Forest is Moving, the 12 minute closer piece, opens for the first time in a while with a pretty steady throbbing prog metal riff session. Combing this time some really great post-metal feels, the song builds slowly after the first riffing piece to a great experimental metal section. Even entering into mathcore-ish rhythms at times, the song never stops surprising me. Multiple ambient interludes throw you off guard, until the last couple minutes where the song keeps a steady metal fist of fury and charges into oblivion. The first real vocals come almost 10 minutes in, with avant-garde fury, also. Switching from death growls to soprano squealing, the song almost never stops. The album slowly fades out, as the song slows to a bearable pace, and this fantastic debut is done. Overall, Forest is Moving is another of my favorites on the album, with a supernumerary amount of dynamic elements and surprises musically. It ends the album in a spectacular fashion, summing up most of the musical vision that this band takes. Through all 12 minutes of mastery, it never gets old.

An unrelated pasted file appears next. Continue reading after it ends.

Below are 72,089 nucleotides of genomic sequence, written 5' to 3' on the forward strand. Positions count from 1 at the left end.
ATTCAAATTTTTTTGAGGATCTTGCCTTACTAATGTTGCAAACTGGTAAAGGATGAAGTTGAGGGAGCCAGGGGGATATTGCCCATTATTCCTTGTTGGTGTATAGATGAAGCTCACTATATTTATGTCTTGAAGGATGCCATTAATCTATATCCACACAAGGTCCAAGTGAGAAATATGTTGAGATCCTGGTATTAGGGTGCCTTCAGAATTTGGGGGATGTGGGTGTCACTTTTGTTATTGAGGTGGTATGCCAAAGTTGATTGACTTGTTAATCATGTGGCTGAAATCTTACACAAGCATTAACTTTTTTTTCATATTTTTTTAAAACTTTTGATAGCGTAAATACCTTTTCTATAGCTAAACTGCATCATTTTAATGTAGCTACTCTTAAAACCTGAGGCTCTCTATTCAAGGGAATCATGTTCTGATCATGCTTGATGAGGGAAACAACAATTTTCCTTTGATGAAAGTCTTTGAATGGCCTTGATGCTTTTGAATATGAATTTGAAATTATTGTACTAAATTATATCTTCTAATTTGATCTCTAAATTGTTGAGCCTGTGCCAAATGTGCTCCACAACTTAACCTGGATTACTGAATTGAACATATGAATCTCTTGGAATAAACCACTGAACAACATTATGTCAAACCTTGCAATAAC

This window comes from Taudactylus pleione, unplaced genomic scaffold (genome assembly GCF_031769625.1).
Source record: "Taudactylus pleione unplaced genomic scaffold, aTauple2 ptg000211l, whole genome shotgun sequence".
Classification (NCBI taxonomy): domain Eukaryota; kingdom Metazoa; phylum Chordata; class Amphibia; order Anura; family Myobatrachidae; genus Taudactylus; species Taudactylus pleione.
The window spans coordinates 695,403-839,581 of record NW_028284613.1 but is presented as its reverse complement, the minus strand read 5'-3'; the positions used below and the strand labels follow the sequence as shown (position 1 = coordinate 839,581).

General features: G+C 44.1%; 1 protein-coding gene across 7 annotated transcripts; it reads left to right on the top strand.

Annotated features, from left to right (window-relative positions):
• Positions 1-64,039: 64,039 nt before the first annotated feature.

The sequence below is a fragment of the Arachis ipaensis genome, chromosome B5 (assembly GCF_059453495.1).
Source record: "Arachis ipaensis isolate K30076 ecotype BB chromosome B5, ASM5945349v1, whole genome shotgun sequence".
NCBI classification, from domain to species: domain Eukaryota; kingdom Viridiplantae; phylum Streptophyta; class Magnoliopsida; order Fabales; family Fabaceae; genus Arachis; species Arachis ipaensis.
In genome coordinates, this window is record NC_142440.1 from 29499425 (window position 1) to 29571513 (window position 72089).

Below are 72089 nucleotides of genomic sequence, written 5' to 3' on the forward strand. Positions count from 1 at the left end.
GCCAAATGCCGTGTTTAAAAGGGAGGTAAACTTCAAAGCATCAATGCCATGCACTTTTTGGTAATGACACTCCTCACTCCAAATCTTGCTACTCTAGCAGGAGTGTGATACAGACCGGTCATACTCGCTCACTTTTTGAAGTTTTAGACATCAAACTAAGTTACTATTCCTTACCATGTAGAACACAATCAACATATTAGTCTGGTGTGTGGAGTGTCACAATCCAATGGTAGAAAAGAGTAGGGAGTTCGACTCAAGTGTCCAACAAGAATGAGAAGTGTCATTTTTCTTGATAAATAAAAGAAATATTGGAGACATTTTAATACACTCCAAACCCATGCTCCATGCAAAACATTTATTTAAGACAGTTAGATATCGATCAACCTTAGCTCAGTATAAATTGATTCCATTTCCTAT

ALBUM OVERALL: What a spectacular debut. All the way from New Zealand, Look to Windward has delivered a sucker punch of some of the best prog metal I've heard in 2010. Mixing subtle post-metal influences with bombastic prog metal mastery, the band is able to flesh out some really creative stuff. With the perfect amount of polyrhythmic drumming and off beat guitar accents, each song has some really cool elements. And on top of all this, it was released on my birthday! 4 stars.

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Send comments to Andy Webb (BETA) | Report this review (#426720) | Review Permalink
Posted Saturday, April 02, 2011

Review by Any Colour You Like
PROG REVIEWER
4 stars Given that the progressive music scene in New Zealand is entirely underground, saying that any new artists have a tough time of breaking through into any kind of exposure is an understatement. This doesn't even come close to the reality for many artists, yet it doesn't put off many hardy souls from trying. And try Look To Windward have. Formed by Ben Morley and Andrew McCully, this Auckland based project present the new face of the Kiwi experimental metal scene. It's refreshing to say the least.